THIS IS ONE OF THOSE theories that is so way out, it's best to get on the record with it early. If your prediction comes to pass, you look like a prophet; if it doesn't, you've left plenty of time for people to forget it.
So here goes: When you look at Bill Clinton, do you see just a glimmer of the rotund profile of Grover Cleveland?
There are a lot of similarities between Mr. Clinton and the New York Democrat who won the presidency by a 29,000-vote margin in 1884. Both battled similar "character issues" -- Cleveland sat out the Civil War and was accused of having an illegitimate son. Cleveland, like Mr. Clinton, had a weight problem and pulled late-night work sessions in the White House.
But what sparks this theory is what makes Cleveland, so far, unique among presidents: He is the only one to be defeated in a race for a second term, and then get elected again four years later.
The political cycle could be in line for history to repeat itself.
Cleveland was a Democrat who came along at a time when Republicans were consolidating their earlier gains and setting the stage for a long reign as the nation's majority party. He got a larger majority of popular votes in 1888 than he had in his first election, but was unable to break the GOP's lock on the big states and lost to Benjamin Harrison by 233 electoral votes to 168.
Cleveland stuck to an independent line, breaking with his own party on some important issues, and achieved comeback success by sailing against the political wind. In 1892, he trounced Harrison in a landslide.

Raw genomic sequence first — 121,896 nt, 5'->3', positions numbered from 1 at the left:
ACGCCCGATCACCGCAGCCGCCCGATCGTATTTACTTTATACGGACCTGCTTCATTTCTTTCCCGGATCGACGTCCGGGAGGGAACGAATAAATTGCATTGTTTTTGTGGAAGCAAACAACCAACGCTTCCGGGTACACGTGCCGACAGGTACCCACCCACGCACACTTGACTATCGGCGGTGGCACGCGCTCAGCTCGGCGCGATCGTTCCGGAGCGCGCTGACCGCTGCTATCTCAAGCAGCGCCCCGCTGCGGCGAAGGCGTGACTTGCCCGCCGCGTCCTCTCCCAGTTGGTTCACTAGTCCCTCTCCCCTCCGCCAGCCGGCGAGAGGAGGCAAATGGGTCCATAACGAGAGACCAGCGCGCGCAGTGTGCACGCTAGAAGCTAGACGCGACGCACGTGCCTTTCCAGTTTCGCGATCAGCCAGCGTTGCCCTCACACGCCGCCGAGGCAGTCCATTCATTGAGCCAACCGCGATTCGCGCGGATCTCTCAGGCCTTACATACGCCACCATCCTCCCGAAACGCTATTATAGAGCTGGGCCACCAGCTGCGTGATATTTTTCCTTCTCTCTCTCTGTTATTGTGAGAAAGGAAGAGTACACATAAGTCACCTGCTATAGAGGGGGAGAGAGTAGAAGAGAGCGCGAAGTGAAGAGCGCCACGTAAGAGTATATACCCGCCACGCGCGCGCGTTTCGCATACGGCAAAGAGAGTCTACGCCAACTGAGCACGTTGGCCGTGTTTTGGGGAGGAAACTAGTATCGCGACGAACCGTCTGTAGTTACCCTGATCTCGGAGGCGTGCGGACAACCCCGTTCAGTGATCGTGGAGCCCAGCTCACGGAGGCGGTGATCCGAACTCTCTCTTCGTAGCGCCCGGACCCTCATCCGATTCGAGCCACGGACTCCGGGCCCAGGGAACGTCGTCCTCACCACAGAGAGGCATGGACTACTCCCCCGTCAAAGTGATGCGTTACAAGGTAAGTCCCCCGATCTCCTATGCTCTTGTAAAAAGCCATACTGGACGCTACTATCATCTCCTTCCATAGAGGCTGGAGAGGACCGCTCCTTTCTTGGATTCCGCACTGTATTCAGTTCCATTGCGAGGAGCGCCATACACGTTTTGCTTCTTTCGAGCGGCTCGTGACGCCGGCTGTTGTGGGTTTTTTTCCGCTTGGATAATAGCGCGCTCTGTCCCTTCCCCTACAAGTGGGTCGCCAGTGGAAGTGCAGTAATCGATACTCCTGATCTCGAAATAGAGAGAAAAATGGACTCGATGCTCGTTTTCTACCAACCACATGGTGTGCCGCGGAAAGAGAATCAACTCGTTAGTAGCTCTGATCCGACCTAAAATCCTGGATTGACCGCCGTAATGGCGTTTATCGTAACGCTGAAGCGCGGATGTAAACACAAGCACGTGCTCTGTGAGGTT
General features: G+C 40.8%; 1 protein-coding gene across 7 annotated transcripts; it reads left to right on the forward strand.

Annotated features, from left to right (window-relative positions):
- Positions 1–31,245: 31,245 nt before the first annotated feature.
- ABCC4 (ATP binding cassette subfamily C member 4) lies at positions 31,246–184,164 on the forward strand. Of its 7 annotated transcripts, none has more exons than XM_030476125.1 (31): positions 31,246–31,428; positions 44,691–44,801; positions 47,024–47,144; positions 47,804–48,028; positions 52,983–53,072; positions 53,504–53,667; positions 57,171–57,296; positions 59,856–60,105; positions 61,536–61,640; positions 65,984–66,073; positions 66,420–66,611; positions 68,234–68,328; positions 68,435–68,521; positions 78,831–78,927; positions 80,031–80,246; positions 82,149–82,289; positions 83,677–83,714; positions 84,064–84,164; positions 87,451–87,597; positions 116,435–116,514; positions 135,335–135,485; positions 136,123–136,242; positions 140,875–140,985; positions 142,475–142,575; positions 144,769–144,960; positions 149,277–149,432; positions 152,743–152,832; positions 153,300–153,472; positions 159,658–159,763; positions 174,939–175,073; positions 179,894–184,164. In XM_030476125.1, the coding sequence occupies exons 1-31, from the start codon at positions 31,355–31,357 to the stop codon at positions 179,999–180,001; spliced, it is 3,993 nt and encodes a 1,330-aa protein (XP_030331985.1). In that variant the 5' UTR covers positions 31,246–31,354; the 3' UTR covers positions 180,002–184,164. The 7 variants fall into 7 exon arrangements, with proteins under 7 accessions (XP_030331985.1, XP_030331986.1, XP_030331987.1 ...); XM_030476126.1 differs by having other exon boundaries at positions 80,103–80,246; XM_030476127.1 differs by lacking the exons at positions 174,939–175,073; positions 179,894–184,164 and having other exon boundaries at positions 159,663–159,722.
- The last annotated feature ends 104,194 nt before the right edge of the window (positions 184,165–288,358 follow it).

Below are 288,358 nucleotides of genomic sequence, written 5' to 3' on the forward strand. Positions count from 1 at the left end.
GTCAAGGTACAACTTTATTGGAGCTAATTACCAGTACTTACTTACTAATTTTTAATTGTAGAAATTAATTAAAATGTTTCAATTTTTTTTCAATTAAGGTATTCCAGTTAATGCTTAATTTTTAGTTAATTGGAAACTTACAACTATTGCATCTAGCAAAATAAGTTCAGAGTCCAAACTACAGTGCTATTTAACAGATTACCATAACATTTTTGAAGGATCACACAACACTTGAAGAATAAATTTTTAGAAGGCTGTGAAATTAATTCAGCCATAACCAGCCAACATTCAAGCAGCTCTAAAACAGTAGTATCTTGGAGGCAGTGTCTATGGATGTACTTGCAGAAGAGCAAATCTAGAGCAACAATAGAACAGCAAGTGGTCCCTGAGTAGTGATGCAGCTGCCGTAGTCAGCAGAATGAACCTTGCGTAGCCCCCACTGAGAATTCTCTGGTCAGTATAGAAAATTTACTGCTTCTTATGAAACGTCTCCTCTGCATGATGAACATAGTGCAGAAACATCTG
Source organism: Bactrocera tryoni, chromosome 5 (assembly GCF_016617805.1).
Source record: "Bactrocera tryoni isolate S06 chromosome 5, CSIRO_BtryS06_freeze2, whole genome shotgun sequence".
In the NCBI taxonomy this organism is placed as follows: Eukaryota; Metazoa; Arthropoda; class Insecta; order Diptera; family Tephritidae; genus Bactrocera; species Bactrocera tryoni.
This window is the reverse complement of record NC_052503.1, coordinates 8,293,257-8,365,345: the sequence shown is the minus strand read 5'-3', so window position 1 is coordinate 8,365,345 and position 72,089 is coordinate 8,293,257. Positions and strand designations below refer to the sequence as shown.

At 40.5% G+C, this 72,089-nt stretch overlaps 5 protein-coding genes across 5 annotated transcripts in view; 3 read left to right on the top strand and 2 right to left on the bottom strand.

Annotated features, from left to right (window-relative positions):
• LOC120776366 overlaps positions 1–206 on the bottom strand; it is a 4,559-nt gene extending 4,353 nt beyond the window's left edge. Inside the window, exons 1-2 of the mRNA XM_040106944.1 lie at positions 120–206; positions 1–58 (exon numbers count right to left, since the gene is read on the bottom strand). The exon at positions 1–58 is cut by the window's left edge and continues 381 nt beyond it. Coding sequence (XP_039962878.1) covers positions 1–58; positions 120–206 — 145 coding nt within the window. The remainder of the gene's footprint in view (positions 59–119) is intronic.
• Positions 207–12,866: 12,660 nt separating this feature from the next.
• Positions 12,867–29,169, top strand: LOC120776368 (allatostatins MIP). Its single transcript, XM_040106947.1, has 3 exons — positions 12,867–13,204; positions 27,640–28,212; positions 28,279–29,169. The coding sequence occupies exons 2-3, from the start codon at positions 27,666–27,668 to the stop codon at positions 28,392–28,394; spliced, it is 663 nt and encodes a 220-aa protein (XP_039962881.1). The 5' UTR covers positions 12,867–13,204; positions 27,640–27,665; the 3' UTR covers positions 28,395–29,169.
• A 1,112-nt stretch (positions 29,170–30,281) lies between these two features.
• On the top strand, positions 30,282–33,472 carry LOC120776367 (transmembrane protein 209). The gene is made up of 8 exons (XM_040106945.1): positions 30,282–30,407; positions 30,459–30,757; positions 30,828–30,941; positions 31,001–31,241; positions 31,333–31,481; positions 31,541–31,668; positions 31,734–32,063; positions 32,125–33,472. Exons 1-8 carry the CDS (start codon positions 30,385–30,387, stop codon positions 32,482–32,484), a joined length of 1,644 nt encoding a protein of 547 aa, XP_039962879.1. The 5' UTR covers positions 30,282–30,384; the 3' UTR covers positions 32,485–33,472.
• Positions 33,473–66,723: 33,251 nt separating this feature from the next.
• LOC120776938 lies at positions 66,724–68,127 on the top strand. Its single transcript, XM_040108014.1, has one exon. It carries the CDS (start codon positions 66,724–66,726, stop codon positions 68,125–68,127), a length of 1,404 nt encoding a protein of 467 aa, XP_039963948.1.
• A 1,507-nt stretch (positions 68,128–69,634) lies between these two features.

In the 1996 race, Mr. Clinton has problems similar to Cleveland's in 1888. Although polls show him bouncing back in popularity, it's very difficult to see how he can put together the electoral majority he needs.
But if Mr. Clinton makes a real battle of next year's election -- especially if he matches Cleveland's feat and loses with a popular majority -- he could be poised to be the Comeback Kid in 2000.
Clinton's done it
That would be no small feat in this modern era, but Mr. Clinton already has the habit. He lost his second race for governor of Arkansas in 1980, and returned two years later to win back the office, which he kept until he was elected president.
In many ways the disarray of the Democrats and the brimming self-confidence of the Republicans work to the advantage of such a scenario. For all the dissatisfaction with him, Mr. Clinton remains his party's foremost political talent, and the sheer number of retirements and election defeats suffered by Democrats tends to clear the field for the next presidential election after this one.
On the other hand, the Republicans, like their counterparts of the Gilded Age, may have a tendency to overreach and alarm the American voter if they take over both Congress and the White House. If what voters in 2000 remember about the Clinton administration is that they had a job and their parents could afford heart surgery, then what he said about gays in the military is going to seem awfully distant.
Mr. Clinton will be 54 when the election is held in November 2000. He'll have more political experience than any figure on the American scene, assuming Bob Dole isn't running for re-election. If he doesn't thread the electoral needle and prevail in next year's race, you still can't count him out. After all, it has happened before.
hTC Tom Baxter is chief political writer for the Atlanta Journal-Constitution.